Wild garlic is a plant with an unmistakable onion-like scent. The plant appears in spring and flowers with its beautiful white flowers at the end of April and the beginning of May showing a beautiful, lush carpet of white flowers with a light onion scent. They like nutritious woodland soil and shade, which is why they are found in the wild in forest throughout Europe. But they can also be found in various gardens and parks. Wild garlic is becoming an increasingly popular plant to plant in gardens.
Wild garlic grows from a bulb which, when conditions are right, multiplies and grows wild very easily. It is best to plant the bulbs in the autumn in your garden, in a place with sufficient nutrition in the soil and shade and with enough space to multiply. Some nurseries also sell wild garlic plants in the spring. Harvest only when there are enough plants and leaves, otherwise wild garlic will not survive in your garden.
Everything about the wild garlic is edible, but especially the leaves have that fine onion-like and light garlicy flavour. The flowers can of course be beautifully decorative on a dish or in a salad, but the leaves are at their tastiest if you use them before they flower.
Do not just pick wild garlic from a park but ask permission. You can also buy wild garlic in season at some delicatessen shops. But the easiest way is of course to plant your own wild garlic in your garden.
If harvested in the wild, wild garlic is not difficult to recognise, the leaves have a truly unique onion-like scent and when the plant flowers it is even easier to recognise. Do not confuse it with lily of the valley, although they look different, the leaves are a bit similar, and lily of the valley is poisonous.
In this fantastic pesto, the flavour of wild garlic really comes to life. You properly make use of the season and you can do all sort of dishes with this pesto. Stir into a pasta or use the pesto on lamb chops grilled over a fire with new potatoes or make a super delicious soft focaccia with wild garlic pesto that you can eat together with a mouthwatering wild garlic and nettle soup served with a poached fresh egg. Pesto can easily be kept in the fridge for several weeks or freeze some to enjoy all year round.
Once you have made your pesto, this pasta is a great quick meal, stir the pesto through al dente cooked pasta, add some chopped wild garlic and freshly grated goat cheese and you are ready to go. And not unimportantly, it tastes fantastic and would certainly not look out of place on the table when you have guests.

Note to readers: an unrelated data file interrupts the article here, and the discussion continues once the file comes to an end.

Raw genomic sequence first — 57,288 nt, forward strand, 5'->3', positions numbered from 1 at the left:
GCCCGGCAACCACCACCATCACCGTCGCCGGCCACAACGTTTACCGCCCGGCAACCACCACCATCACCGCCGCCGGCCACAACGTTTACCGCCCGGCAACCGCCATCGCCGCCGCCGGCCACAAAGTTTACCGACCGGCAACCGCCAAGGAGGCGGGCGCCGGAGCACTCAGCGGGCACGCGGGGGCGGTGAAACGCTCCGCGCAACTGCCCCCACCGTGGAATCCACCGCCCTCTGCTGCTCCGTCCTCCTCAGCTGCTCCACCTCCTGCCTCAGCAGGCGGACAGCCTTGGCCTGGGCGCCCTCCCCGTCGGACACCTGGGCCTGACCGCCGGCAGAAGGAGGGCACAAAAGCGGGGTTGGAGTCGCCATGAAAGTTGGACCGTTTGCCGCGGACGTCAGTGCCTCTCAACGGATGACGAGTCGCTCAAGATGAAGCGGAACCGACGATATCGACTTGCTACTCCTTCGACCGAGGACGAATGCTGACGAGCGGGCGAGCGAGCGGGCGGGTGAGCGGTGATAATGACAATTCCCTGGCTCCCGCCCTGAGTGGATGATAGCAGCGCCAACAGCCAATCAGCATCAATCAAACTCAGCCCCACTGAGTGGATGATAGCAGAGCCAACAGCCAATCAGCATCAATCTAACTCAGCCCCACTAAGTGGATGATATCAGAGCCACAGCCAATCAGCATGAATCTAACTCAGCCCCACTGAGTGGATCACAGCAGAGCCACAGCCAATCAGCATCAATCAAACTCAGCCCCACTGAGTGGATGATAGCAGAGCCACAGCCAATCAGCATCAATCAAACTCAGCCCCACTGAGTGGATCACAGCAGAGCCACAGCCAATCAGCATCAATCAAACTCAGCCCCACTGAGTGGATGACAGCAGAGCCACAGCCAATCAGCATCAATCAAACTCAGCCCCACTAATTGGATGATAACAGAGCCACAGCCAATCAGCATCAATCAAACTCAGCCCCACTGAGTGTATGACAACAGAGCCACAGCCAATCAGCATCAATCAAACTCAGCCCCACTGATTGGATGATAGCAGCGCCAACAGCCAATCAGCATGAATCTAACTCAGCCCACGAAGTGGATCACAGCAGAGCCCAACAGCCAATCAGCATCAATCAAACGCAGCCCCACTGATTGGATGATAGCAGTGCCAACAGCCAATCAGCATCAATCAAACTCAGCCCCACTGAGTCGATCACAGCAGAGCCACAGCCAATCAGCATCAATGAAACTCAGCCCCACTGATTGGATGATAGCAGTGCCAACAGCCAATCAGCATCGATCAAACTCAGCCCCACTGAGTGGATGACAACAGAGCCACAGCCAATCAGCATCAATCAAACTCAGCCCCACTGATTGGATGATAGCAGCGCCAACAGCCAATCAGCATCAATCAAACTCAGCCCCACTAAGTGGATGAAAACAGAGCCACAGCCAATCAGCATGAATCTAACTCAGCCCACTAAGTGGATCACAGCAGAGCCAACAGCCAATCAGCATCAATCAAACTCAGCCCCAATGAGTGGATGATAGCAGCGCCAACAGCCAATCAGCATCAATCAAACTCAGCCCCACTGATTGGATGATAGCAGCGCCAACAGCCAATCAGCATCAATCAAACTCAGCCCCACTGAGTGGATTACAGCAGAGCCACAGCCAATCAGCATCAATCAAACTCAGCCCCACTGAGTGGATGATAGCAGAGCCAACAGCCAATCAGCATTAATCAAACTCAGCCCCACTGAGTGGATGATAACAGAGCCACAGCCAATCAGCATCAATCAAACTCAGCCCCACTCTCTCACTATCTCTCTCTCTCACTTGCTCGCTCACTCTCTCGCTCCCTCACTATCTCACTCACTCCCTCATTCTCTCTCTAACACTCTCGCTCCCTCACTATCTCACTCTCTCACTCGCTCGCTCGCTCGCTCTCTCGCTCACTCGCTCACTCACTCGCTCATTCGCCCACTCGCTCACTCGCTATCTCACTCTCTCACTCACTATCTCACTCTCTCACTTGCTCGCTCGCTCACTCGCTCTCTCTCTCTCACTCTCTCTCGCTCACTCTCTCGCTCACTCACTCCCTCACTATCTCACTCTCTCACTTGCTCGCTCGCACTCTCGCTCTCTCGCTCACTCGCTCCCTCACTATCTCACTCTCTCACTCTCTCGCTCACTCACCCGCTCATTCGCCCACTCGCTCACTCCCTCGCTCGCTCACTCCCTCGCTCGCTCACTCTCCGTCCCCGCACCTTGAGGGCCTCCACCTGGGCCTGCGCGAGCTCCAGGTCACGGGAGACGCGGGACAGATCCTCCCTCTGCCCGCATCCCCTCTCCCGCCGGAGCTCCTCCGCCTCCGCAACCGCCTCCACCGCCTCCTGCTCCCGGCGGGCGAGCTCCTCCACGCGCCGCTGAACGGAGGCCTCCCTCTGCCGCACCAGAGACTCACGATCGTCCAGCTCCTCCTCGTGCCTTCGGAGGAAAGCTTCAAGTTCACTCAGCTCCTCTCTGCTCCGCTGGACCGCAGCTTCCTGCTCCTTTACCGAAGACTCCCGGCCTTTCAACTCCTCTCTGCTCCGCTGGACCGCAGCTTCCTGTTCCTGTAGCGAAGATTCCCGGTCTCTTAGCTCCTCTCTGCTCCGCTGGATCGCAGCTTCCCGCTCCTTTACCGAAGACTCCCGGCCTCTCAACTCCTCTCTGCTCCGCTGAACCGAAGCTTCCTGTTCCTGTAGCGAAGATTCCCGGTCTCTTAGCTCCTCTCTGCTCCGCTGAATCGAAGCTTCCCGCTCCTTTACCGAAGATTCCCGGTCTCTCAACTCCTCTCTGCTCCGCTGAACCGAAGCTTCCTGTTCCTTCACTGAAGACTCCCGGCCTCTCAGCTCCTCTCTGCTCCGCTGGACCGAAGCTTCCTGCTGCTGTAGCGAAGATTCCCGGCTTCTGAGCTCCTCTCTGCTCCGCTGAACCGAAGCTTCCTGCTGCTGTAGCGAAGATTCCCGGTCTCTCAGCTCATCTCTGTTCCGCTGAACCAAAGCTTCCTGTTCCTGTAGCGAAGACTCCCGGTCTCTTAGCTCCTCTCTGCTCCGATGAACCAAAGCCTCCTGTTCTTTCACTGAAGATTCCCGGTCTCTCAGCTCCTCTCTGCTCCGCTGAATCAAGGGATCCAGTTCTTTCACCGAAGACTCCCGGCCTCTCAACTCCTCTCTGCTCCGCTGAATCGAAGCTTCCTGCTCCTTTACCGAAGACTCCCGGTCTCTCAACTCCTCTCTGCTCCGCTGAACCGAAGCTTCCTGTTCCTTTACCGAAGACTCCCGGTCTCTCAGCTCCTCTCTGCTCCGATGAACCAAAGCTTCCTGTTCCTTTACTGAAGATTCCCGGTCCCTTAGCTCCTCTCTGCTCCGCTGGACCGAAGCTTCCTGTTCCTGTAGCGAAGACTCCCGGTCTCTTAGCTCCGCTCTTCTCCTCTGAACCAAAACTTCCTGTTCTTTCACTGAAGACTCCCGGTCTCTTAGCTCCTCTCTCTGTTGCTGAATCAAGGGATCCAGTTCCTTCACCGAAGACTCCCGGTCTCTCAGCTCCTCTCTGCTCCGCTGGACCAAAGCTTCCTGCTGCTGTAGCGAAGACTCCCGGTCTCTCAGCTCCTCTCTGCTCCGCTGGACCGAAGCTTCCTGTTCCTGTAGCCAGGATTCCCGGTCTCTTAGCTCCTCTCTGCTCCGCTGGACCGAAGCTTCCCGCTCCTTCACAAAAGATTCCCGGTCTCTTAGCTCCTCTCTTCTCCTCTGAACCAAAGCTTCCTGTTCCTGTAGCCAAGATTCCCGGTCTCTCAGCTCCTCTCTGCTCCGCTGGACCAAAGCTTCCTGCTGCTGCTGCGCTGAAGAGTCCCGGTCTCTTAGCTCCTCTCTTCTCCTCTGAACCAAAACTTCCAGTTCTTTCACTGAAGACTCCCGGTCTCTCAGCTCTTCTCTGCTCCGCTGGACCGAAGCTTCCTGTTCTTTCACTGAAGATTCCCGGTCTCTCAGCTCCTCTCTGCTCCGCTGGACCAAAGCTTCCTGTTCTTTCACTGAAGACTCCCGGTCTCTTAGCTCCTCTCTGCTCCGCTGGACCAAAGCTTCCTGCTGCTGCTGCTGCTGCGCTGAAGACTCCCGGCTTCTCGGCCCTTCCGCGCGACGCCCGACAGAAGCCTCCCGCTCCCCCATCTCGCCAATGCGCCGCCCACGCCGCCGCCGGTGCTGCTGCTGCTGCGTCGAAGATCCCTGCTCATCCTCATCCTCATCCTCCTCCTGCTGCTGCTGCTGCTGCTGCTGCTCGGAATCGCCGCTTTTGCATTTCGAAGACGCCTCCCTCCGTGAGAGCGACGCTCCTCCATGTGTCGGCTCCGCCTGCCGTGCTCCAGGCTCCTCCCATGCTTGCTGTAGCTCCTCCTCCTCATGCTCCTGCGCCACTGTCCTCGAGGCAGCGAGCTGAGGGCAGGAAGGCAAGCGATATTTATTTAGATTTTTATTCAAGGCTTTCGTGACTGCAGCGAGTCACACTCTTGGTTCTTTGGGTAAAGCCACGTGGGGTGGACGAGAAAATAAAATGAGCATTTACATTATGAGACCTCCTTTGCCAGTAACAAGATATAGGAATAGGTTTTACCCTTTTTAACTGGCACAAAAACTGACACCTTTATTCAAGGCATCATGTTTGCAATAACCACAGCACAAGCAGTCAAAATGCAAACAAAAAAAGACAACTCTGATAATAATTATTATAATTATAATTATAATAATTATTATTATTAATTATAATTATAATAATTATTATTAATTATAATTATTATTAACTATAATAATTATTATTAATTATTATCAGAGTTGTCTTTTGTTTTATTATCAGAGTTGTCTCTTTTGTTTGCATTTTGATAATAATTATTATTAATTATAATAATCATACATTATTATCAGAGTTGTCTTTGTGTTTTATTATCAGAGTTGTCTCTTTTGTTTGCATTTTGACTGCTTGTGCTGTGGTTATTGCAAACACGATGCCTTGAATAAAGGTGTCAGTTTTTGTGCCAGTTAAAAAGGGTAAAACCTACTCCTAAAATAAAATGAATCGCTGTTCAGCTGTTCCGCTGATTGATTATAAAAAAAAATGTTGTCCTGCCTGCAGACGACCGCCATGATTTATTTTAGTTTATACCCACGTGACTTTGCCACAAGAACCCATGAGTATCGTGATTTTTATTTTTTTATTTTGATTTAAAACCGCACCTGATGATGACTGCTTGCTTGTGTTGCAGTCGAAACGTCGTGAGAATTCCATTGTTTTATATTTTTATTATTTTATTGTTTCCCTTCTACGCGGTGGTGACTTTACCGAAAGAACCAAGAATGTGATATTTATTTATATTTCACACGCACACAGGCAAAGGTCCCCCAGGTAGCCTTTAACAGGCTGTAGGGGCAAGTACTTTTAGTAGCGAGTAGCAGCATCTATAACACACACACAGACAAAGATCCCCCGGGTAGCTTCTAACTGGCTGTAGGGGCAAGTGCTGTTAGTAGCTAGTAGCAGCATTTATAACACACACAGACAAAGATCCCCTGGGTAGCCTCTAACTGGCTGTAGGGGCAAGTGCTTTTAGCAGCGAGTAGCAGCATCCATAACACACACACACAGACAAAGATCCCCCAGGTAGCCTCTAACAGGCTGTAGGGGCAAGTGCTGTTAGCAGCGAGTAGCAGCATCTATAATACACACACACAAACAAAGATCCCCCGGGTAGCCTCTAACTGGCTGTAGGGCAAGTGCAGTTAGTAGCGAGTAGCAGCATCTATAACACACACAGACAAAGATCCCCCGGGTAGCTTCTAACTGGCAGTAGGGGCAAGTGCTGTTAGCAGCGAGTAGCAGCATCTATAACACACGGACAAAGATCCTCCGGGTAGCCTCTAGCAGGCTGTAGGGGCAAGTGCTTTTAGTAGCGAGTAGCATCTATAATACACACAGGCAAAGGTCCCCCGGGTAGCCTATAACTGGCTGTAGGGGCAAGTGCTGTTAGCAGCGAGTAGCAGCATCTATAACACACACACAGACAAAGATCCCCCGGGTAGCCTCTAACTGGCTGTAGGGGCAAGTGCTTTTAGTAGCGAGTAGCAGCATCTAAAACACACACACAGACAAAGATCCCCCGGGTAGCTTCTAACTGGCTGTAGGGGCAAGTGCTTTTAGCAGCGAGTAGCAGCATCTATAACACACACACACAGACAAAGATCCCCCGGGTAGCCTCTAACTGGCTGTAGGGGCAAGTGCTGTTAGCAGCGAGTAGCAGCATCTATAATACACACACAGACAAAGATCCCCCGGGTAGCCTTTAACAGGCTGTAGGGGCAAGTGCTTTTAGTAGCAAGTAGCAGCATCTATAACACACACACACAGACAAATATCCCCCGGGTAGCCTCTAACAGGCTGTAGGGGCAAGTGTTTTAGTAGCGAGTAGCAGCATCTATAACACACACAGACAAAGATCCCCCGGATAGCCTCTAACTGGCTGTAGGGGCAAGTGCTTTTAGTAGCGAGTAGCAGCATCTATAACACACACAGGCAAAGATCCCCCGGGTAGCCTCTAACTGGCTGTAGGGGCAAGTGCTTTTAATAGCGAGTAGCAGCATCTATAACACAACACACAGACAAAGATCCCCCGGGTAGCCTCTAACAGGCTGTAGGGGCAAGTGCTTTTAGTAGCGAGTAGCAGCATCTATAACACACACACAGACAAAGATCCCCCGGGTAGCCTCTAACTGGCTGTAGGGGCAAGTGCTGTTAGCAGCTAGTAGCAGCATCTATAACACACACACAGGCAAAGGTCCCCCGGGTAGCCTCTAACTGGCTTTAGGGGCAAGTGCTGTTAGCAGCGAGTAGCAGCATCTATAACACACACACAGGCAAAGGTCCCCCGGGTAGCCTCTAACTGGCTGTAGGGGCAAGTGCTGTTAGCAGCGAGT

The outdoor season only really begins when you eat and cook outside and this is the ultimate spring dish, lamb chops grilled over a fire with new potatoes both with home-made wild garlic pesto.
The lamb, by the way, is not very young lamb but lamb that has spent the summer and autumn outside. Serve the chops with the pesto, the fresh taste of pesto in combination with the meat is better than when you grill the chops with pesto, then the pesto burns and of course you do not want that. Serve with boiled young potatoes with pesto as well and young lettuce.
Wild Garlic and nettles are a great spring combination. I used half wild garlic leaves and half nettle tips for this tasty tarte. Nettles are best eaten when they are not too old, so basically from when they emerge until sometime in May. Only use the tops because those fresh leaves are the softest and have the best taste. Always blanch them in boiling water before processing, otherwise they will sting.
These flatbreads are pretty and not difficult to make. They are simply topped with wild garlic leaves and flowers and soft goat's cheese with some grated hard goat's cheese on top. Delicious for lunch or with a green salad. Either eat them hot or cold. Don’t they look like a piece of nature's art.
When it comes to bread, there is nothing better than a fresh, soft, airy loaf straight from the oven. This super fluffy focaccia has a special flavour thanks to the wild garlic pesto, is easy to make, you just need to be patient. It tastes fantastic straight from the oven. Delicious with wild garlic nettle soup. Or eat it just like it is, hot from the oven.
This soup combines two true wild spring vegetables, wild garlic and nettles, and is a fantastic combination as well as being super healthy. You can make it fancy by adding a poached egg, but if you find that too much work then a boiled egg will do as well, which is a classic combination in Scandinavian countries where nettle soup is always served with a boiled egg in the middle. Sprinkle with some finely chopped wild garlic leaves as decoration and for an extra bite and serve with tasty home-baked wild garlic pesto focaccia.